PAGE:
“Grief is terribly self-terminating.  What I mean by that is that in the experience of grief we usually look to no one higher than ourselves, that is why grief has a tendency to be self-referential.  We feel as if no one has ever experienced this degree of suffering or loss before, which means that no one has ever been as alone as we are right now.”

Drew Buell provides this interesting take on grief, claiming that it is inherently self-referential. That is, it is self referential, until we can find a reference much greater than ourselves.

We often miss the enormity of the fact that we serve a God who understands exactly what we are going through and feels an undiluted version of our grief. He always knows exactly how you feel. When you lose someone that was closest to your heart, HE knows. When your parents decide to split, HE knows. When you are left abused, torn and tattered, HE knows. Sure, you could tell me your problems, and you are right, I have no idea what you are going through. But, don’t forget that you serve a God who does know. Take comfort in the fact that there is a God who understands and that Jesus has gone before you and experienced the fullness of your grief.

In the midst of suffering, we need to stop feeling sorry for ourselves, or we will be consumed by our grief. We set ourselves up for destruction. As it is, we are physically and emotionally vulnerable because we are human- we are vulnerable to pain, to abuse, to suffering. Yet, when we feel sorry for ourselves, our mind, our heart, and our soul become vulnerable as well, and these are far more precious than any external struggle we will ever endure. You are to “Put on the full armor of God, so that you can take your stand against the devil’s schemes. For our struggle is not against flesh and blood, but against the rulers, against the authorities, against the powers of this dark world and against the spiritual forces of evil in the heavenly realms” (Ephesians 6:11). If you don’t, grief will consume you. There is a reason we are to love God with “all [our] heart, soul, and mind” (Matthew 22:37). When we fail to do so, our grief becomes disconnected from our source of strength and our foundation of confidence- it will take a hold of us and destroy us. I will have grief, but it will not overcome me because my heart, my soul, and my mind are instruments of a God who has already suffered for me, of a God who is always with me and will never leave me alone in my suffering, and of a God who has already conquered my grief. The danger of our ignorance to the manner in which we deal with grief lies in this: there is a fine line between forgetting that we serve a God who fully understands and forgetting the very character of God Himself.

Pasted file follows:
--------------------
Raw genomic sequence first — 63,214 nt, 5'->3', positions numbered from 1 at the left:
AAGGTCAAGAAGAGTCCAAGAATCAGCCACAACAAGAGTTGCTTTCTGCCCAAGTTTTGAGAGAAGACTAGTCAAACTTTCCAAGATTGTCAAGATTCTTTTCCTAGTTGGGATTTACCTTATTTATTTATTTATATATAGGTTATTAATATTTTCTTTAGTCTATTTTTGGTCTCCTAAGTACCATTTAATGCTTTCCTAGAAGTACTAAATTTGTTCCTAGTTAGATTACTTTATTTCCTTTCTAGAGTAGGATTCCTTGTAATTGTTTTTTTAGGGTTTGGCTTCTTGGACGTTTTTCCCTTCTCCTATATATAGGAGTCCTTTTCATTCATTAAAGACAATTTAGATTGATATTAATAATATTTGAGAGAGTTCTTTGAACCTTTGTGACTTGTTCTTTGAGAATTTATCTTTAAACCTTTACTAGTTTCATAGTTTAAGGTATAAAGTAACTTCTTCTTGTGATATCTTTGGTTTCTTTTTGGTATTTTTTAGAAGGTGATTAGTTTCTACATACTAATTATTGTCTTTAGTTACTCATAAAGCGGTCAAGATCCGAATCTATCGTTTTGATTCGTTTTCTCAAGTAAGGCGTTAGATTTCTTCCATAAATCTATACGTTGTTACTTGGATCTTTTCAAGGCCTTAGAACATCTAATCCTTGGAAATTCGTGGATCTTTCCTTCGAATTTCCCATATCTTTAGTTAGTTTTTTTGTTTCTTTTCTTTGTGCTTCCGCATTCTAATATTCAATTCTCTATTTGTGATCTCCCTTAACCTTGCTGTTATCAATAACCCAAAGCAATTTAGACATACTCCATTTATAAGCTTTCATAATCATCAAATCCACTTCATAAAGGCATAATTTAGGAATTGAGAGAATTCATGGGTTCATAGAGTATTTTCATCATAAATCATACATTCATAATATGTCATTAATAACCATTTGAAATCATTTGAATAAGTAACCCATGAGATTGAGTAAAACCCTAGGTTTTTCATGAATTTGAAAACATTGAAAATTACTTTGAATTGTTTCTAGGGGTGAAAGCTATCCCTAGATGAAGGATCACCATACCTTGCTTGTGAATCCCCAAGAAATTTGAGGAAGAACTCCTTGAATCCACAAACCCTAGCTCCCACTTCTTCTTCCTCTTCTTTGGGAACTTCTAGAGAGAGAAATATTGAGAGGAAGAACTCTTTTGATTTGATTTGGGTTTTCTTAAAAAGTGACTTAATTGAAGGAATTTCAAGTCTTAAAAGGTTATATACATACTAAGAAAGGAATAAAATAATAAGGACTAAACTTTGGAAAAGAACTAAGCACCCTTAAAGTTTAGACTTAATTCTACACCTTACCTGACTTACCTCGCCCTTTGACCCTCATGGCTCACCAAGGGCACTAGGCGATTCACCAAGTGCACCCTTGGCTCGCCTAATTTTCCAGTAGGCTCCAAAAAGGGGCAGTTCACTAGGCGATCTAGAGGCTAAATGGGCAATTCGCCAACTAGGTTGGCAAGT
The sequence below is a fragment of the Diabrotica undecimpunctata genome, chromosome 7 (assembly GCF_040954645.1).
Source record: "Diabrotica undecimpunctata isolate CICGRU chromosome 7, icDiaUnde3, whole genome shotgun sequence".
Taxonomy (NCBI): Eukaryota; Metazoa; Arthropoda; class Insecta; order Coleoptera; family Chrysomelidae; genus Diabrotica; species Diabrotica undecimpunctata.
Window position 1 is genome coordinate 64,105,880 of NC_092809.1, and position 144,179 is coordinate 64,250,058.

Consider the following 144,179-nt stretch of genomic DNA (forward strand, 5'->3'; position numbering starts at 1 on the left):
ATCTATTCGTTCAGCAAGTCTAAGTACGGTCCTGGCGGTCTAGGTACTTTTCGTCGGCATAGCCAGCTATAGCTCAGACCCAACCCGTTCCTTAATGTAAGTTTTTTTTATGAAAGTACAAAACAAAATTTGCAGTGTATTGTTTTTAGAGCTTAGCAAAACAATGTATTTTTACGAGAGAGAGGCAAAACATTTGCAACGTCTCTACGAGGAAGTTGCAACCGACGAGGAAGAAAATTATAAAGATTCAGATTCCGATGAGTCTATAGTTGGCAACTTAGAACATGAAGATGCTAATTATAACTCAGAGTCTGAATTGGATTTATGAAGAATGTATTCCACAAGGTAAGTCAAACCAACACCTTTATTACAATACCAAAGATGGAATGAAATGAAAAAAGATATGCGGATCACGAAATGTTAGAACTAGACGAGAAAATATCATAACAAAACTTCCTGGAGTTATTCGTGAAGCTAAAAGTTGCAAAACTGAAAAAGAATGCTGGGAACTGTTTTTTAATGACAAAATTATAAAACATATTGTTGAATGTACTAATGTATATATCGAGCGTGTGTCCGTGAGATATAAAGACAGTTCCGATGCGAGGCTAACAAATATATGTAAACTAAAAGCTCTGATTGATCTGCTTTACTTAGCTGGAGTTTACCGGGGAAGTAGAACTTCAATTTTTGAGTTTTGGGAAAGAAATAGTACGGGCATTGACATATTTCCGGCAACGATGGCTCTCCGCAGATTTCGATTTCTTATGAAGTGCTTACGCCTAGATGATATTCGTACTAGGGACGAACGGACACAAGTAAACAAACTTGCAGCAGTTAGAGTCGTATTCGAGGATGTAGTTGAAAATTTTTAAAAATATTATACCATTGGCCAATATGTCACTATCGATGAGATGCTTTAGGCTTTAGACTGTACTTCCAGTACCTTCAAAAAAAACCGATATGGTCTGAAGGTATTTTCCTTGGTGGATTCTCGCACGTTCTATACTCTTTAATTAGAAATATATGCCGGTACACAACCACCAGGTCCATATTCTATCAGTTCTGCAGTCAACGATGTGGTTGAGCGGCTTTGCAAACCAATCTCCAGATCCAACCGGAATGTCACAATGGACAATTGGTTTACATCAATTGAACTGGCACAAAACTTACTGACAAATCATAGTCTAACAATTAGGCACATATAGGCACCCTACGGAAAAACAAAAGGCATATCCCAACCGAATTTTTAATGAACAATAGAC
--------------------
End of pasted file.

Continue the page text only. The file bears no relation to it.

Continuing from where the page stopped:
We get confused sometimes. We confine God by claiming he zaps us with acts of grace, forgetting that it is in the daily intersection of His grace and our grief that we see his presence.

What I find to be even more comforting than the fact that God understands my grief even when no one else does is that God understands my grief even when I myself cannot understand it. Grief needs a reference greater than itself to find purpose and to allow for healing. It is not about our disabilities and the struggles that cripple us; it is about the daily grace we encounter along the way.

In our grief, let us reference the cross, knowing that God will meet us in the depth of our suffering. Let us grieve as those who have hope (1 Thessalonians 4:13).